Protected: Conducting a literature review: example search strategy (search method & appraisal methodology)

Protected: Conducting a literature review: example search strategy (search method & appraisal methodology)

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Conducting a literature review: example table of articles found from your search strategy

Conducting a literature review: example table of articles found from your search strategy

Once you have found all the articles relevant to the topic, review them and record your findings in a table like the ones below. This will make it easy to pick out the themes and write your discussion, as well as identifying failings in research method making the articles less reliable.

 

 

 

Study: Craun SW and Bourke ML (2014) The Use of Humor to Cope with Secondary Traumatic Stress. Journal of Child Sexual Abuse 23(7): 840–852.

 

Aim Type of Methodology

 

Themes identified

(eg staff or patients)

Finding Strengths/ Weaknesses of Method

 

 

 

Magazine Article: Brown A-L (2015) Laughter is the best medicine: from clown doctor to occupational therapist. Australian Occupational Therapy Journal 62(6): 29–29.

 

Aim Type of Methodology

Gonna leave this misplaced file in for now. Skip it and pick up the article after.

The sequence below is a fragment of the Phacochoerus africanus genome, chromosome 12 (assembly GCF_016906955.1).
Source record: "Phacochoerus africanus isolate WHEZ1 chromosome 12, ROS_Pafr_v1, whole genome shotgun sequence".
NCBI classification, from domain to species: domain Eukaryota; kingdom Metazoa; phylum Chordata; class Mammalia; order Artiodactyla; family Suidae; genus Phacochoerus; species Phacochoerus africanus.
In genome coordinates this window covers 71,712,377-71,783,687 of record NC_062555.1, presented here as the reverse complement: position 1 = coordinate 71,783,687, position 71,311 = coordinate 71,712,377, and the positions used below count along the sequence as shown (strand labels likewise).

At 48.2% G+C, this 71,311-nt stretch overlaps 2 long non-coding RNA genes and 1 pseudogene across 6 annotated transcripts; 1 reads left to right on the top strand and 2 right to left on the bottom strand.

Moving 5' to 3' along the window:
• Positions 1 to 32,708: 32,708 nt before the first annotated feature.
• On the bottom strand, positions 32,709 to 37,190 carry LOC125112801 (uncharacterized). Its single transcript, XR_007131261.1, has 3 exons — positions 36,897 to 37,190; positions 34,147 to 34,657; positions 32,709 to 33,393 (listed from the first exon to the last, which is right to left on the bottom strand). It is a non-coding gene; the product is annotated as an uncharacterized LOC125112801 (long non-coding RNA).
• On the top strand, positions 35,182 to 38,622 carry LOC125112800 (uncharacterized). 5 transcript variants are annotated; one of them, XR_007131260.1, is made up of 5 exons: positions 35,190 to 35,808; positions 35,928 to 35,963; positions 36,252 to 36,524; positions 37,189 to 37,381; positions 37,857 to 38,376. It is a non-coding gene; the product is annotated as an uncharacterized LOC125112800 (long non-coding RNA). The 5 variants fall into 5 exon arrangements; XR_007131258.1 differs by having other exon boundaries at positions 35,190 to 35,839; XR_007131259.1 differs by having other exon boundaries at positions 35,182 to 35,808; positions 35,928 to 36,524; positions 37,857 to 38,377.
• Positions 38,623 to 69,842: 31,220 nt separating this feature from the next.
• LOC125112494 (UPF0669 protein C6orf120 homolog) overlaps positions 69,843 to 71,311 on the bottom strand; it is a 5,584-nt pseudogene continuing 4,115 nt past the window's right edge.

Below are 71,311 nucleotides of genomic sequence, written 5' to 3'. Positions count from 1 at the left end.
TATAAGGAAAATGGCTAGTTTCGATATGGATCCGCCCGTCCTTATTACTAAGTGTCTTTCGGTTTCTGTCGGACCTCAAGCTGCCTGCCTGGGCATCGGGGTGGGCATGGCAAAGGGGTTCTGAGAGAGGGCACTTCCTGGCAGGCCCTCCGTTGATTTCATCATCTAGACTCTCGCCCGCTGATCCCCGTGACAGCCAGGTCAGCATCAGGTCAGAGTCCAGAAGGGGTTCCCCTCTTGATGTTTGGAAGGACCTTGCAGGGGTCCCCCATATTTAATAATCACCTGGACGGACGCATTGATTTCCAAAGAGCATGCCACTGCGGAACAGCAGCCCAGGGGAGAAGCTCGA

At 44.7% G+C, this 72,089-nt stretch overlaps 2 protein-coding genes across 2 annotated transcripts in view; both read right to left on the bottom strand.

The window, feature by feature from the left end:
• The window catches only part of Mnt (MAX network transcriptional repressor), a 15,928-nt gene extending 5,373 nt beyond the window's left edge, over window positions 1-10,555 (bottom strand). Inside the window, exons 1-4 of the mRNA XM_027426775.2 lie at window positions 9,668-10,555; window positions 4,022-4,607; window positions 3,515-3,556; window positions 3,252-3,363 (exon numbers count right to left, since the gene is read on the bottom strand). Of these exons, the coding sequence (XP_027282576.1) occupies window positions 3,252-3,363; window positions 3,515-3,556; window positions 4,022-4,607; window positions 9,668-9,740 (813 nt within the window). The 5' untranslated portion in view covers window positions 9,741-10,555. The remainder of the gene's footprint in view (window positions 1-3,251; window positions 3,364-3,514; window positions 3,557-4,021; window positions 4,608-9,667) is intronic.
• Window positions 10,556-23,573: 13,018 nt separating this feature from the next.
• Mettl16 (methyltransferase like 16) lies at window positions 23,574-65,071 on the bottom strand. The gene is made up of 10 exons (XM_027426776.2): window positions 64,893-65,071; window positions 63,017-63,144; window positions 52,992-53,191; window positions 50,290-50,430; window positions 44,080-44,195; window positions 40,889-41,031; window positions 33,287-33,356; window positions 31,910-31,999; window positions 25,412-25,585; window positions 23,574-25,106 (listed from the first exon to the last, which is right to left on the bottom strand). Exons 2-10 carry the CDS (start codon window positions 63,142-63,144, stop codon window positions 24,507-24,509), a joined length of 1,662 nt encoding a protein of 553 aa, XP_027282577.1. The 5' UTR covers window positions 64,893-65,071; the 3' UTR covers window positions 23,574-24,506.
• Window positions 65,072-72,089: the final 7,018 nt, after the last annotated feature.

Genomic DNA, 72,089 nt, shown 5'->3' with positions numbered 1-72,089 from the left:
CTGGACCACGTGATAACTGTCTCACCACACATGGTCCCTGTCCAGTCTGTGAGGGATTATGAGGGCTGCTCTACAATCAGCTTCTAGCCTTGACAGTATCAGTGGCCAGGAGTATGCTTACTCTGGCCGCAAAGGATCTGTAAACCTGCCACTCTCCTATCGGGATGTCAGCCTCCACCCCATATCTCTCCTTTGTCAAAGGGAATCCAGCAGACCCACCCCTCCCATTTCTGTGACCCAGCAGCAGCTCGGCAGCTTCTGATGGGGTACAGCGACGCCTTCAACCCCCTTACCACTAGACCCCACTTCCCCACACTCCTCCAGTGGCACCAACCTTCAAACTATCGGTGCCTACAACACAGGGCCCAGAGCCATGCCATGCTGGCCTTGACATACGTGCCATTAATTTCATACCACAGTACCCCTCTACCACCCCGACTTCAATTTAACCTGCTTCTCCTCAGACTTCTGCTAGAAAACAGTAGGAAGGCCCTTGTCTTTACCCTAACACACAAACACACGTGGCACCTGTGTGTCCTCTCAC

Themes identified

(eg staff or patients)

Finding Strengths/ Weaknesses of Method

 

 

Protected: Conducting a literature review: example introduction (discussion of the topic background)

Protected: Conducting a literature review: example introduction (discussion of the topic background)

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Protected: Conducting a literature review: example discussion of the themes identified (incl appraisal of the article quality)

Protected: Conducting a literature review: example discussion of the themes identified (incl appraisal of the article quality)

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Menu: Conducting a literature review

Menu: Conducting a literature review

Clicking on the category to the right ‘How to conduct a literature review’ does bring up all blog posts related to doing a lit review, but there were getting to be too many to keep track of the order.Otter menu

So this is just a menu of all the blog posts related to writing a literature review, and also EBP in general, so they are in some kind of order and all in one place.

EBP: